Democracy, national administration and the European Constitution
One of the founding fathers of modern democratic theory, the American political scientist Robert A. Dahl, has identifi ed two great democratic transformations. 1 The fi rst refers to the process by which government by the many was instituted in democratic or republic city-states in Ancient Greece. In the second transformation, the idea of democracy was applied to the domain of the national state. Dahl also asked whether a third transformation was possible, one which included the application of the idea of democracy to a transnational state. Although Dahl, in 1989, was rather pessimistic with regard to this third transformation, he nevertheless saw the potential for developing democratic ideas and practices within the European Community. 2 In the following, I explain how this study addresses certain aspects of what could be seen as an emerging third democratic transformation within the context of the European Union. This allows me to outline the theoretical backdrop to the subsequent analyses of how democracy is affected by confrontation between the right to free movement and the use of national administrative discretion. Two decades after Dahl’s analyses, the democratic qualities of the European Union remain highly contested. Notwithstanding this, the Union could still be seen as fertile ground for a third democratic transformation. There are, at the very least, some elements of the Union which can be seen as symptomatic of an emerging, albeit incomplete, institutionalisation of democratic ideals beyond the borders of nation states. One such element is the Union’s renewed commitment to democratic principles in the Treaty on European Union, after the Lisbon revisions. 3 Other elements encapsulate the capacity of the Union to include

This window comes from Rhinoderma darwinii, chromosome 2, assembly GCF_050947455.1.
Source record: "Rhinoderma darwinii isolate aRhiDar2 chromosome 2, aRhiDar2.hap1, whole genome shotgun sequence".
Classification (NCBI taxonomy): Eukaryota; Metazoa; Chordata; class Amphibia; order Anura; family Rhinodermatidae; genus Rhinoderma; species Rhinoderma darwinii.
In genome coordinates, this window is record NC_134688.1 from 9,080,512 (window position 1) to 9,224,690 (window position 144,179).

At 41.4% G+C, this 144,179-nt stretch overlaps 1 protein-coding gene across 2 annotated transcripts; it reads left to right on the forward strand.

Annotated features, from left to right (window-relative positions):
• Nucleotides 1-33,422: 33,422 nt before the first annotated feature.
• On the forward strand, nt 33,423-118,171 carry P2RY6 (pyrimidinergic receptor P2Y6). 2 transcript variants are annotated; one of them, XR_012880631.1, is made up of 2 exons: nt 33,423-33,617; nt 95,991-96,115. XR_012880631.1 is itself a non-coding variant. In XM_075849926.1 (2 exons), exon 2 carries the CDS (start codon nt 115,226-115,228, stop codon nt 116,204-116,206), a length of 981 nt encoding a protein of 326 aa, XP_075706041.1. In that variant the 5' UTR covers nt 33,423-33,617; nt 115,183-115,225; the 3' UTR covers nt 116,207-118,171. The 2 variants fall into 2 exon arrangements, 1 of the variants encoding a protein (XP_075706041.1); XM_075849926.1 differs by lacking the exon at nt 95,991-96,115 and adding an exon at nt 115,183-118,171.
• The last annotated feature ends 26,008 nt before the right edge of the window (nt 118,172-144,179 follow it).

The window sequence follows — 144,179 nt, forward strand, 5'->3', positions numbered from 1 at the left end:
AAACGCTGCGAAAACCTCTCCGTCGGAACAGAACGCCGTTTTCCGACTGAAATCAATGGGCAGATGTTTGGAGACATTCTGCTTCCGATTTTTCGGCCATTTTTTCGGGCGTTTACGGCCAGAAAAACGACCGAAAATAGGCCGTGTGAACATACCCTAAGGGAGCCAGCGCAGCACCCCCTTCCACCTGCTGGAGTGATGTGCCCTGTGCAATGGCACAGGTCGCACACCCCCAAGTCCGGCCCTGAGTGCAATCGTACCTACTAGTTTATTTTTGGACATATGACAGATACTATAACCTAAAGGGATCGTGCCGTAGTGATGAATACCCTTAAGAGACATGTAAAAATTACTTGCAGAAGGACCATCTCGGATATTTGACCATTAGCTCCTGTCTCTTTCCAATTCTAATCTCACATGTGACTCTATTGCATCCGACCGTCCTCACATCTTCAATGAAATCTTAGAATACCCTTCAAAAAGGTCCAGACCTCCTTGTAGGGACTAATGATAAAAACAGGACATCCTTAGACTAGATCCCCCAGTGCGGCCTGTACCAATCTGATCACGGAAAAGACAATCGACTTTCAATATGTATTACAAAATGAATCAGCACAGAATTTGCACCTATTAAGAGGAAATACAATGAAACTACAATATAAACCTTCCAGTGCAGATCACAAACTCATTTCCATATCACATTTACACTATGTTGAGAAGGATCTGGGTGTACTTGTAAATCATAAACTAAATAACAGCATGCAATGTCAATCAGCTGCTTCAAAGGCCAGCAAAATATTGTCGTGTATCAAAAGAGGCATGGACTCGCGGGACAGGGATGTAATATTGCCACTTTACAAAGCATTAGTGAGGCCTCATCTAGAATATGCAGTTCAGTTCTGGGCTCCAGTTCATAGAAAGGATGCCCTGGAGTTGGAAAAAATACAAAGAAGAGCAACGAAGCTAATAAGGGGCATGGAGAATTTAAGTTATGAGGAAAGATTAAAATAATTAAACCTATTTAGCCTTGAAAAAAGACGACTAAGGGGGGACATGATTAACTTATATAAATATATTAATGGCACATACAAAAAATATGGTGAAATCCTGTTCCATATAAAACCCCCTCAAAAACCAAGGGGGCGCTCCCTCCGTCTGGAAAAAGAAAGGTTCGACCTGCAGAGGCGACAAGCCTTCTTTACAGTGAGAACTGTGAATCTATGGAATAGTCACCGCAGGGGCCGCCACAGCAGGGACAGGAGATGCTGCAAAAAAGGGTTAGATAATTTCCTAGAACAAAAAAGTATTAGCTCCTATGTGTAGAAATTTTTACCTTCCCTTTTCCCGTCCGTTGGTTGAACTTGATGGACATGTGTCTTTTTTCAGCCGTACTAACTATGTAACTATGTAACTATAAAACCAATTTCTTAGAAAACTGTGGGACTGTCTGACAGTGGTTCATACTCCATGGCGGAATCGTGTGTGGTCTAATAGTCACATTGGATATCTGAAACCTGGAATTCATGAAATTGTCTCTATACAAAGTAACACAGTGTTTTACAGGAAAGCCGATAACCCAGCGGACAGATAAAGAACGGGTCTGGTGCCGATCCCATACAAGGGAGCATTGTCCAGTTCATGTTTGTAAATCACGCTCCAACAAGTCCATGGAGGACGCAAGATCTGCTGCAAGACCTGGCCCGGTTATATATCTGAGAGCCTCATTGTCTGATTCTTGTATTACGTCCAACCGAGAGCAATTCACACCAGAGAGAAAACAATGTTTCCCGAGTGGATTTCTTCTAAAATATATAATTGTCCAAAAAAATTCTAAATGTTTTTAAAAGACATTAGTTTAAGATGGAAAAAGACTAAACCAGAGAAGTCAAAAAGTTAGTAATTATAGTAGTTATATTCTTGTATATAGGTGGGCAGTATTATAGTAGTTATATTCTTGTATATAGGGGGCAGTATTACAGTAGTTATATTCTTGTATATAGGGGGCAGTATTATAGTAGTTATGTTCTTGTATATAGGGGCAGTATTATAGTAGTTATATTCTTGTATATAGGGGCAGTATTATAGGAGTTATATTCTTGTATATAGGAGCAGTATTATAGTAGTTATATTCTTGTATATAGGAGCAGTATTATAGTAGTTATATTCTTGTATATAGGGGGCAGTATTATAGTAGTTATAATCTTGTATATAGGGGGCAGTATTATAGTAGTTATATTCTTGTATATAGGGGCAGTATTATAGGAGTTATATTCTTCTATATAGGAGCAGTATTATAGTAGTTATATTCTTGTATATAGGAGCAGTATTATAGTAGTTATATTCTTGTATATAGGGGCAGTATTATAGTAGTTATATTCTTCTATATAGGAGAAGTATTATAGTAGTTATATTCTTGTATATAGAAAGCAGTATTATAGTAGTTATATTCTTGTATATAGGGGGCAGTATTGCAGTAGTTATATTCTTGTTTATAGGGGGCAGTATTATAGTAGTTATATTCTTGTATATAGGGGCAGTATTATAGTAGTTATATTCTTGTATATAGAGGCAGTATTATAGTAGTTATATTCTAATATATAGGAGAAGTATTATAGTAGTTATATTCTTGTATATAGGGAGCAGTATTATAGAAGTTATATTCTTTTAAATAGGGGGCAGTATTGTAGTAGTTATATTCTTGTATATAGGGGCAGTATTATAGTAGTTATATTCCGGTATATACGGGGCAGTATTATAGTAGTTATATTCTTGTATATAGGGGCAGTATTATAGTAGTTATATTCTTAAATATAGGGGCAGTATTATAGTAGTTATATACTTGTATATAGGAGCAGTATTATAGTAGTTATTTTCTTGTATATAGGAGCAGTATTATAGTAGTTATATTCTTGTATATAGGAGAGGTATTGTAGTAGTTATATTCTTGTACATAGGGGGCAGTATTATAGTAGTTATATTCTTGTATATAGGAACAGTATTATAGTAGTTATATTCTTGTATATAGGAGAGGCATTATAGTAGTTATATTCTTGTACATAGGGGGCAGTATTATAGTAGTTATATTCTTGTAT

the affected interests in decision-making processes that have effects beyond the borders of individual states (external effects), to help states to accomplish policy goals shared by the broad majority of their electorate, and to protect the freedom of private parties from governmental intervention. This could be seen as enjoying some level of legitimacy independent of the democratic institutions of the Member States, as it itself probably contributes to the protection of certain democratic ideals in a context in which both the nation states and their peoples have become highly interdependent. At the same time, the EU and its legal order suffers from a range of problems with regard to democracy. One such problem is the challenge that it poses to the autonomy of national governing-institutions operating within constitutional and democratic frameworks. This could undermine the application of the idea of democracy to the domain of the nation state. This problem could be seen as a corollary of any process which applies the idea of democracy to polities beyond the borders of nation states. Thus, the third transformation of democracy may involve an unavoidable challenge to the application of democratic ideas within states. This could be seen as a democratic paradox of the third democratic transformation.